Clark County and Alexandria voters are being asked to approve a “use tax” on the April 7 ballot.
The Clark County ballot question reads:
Shall the County of Clark impose a local use tax at the same rate as the local sales tax rate, currently 2%, provided that if the local sales tax rate is reduced or raised by voter approval, the local use tax rate shall also be reduced or raised by the same action? A use tax return shall not be required to be filed by persons whose purchases from out-of-state vendors do not in total exceed two thousand dollars in any calendar year.
Alexandria has similar language, reflecting their one-percent sales local tax.
This tax is currently being collected in the form of a local sales tax, which, in Clark County, is made up of four separate, voter-approved one-half cent taxes, totaling two percent.
Early in 2012, the Missouri Supreme Court ruled that the sales tax could not be collected on purchases of motor vehicles, ATV’s, boats, motors, and trailers from outside the State of Missouri. It did allow localities with a voter-approved “use tax” to continue to collect that revenue.
In July of 2013, Governor Jay Nixon signed legislation eliminating use tax on motor vehicles, ATV’S, trailers, boats and motors, and replacing it with a sales tax. That law required localities that had not previously approved a use tax to hold a vote before November 2016, to decide whether or not to continue the tax. If no vote is held, localities must stop collecting the tax at that time.
Confused? You’re not alone. Let’s try to break this down.
What Is Subject To A Use Tax?
“What they have told us is that anything that has a title or registration falls under that,” said Western District Commissioner Paul Brotherton.
The MoDOR website states: Use tax is imposed on the use, storage or consumption of tangible personal property in Missouri, unless the purchase is subject to sales tax or there is a specific exemption listed in Chapter 144.
How much money is at stake for Clark County?
Nobody-not the Clark County Commissioners or County Treasurer-seems to have that answer. Even the Missouri Department of Revenue didn’t answer that question.
The Media has put together an example of how the loss of the use tax would affect the county. If a Clark County resident purchased a $20,000 vehicle from an out-of-state person or dealer, They would pay the state sales tax rate of 4.225 percent, equaling $845, and the county imposes an additional total of two percent sales tax on the purchase, which in this example would be $400, so the total sales tax collected would be $1245. Only the county’s share is affected by the measure on the ballot, so $400 is the number to remember.
According to information from the MoDOR website, the Kahoka License Office processed 12,043 motor vehicle transactions in 2014. Since Clark County borders both Iowa and Illinois, and motor vehicle shopping is limited in this area, let’s assume about one-half of all the transactions were purchased from out-of-state individuals or dealers. For round numbers, take 6000 transactions times the $400 example from above, and the financial impact for Clark County would be $240,000. Of course, not every purchase brings in $400, some are higher, most are less.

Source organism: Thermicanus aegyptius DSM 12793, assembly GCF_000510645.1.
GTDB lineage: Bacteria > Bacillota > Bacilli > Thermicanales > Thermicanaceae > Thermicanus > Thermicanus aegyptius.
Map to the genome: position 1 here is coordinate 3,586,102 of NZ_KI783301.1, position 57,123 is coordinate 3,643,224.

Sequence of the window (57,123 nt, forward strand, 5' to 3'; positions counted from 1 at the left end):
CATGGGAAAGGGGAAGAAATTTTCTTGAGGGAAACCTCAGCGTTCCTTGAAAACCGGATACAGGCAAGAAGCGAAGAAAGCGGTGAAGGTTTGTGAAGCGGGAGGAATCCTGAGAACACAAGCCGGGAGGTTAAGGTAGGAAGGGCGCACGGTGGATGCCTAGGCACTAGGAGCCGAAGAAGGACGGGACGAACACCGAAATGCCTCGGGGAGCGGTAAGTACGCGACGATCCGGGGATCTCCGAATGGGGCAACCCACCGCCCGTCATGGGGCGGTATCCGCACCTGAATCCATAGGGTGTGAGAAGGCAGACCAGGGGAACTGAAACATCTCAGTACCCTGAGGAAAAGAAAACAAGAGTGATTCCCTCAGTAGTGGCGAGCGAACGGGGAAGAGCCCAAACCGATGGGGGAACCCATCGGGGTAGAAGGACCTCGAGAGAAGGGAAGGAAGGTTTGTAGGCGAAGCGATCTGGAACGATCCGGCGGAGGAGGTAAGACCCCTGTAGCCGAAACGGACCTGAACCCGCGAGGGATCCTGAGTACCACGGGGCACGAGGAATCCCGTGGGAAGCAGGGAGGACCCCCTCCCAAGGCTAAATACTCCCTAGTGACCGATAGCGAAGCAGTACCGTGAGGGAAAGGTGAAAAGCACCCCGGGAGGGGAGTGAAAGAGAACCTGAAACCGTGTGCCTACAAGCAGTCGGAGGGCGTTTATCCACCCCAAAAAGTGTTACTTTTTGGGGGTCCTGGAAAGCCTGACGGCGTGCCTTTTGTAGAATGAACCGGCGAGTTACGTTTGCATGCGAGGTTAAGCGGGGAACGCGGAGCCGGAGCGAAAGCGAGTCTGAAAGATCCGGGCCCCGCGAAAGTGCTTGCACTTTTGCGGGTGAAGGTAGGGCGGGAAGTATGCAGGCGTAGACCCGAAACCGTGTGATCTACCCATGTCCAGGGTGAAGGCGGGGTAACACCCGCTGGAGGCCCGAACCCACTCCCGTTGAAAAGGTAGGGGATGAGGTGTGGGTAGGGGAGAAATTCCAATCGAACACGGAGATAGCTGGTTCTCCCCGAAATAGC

To cross-check the estimate, we compared total sales tax revenues received by Clark County in 2012, when the Supreme Court eliminated the tax, and 2014, after the legislature and governor temporarily allowed the tax to be collected until 2016. That difference was $183,032 higher in 2014, with the tax included.
Of course, there are a lot of other factors which could have caused sales tax revenue to rise, but in the absence of new retail stores or dramatic population changes, it’s fair to assume much of that $183,032 is due the collection of the local sales tax on out of state vehicle purchases.
So, based on these estimates, it appears the county could stand to lose between $100,000 – $200,000 in tax revenue, if voters do not approve the ballot measure by November 2016.
“It’s a big disadvantage to our local dealers that sell anything that is titled,” said Eastern District Commissioner Henry Dienst.
In the example used above, a Clark County resident would save $400 by purchasing out of state, if the tax is allowed to lapse after 2016. And that’s just on county tax. If they live in a city with a local tax, it could be as much as $200 more, using the example above.
“Any county that does not have it passed, needs to get that done in the next election, if they can,” said Dienst. “It’s a temporary measure right now, that we’re still getting tax revenue in, but that will go away if we don’t pass this.”
What’s this about a having to file a use tax return?
According the MoDOR website, out of state sellers collecting and remitting Missouri use tax are required to file on a monthly, quarterly, or annual basis. This provision will not affect the average person in Clark County.
Vendors may be required to collect and remit any local taxes that are due to a Missouri political subdivision that has imposed the local option use tax.
In the past, all use tax transactions could be reported as one location. With the implementation of the local option use tax, these vendors are required to separately report their transactions by delivery location.
Why Do The Commissioners Want It?
Asked if they want the tax passed, Brotherton responded, “ I don’t know why we wouldn’t. It’s almost like money growing on a tree that when it falls off, you can just pick it up. Anytime you can bring more money into the county, then that’s more money that the county has to spend. And if it doesn’t pass, it well definitely hurt the county.”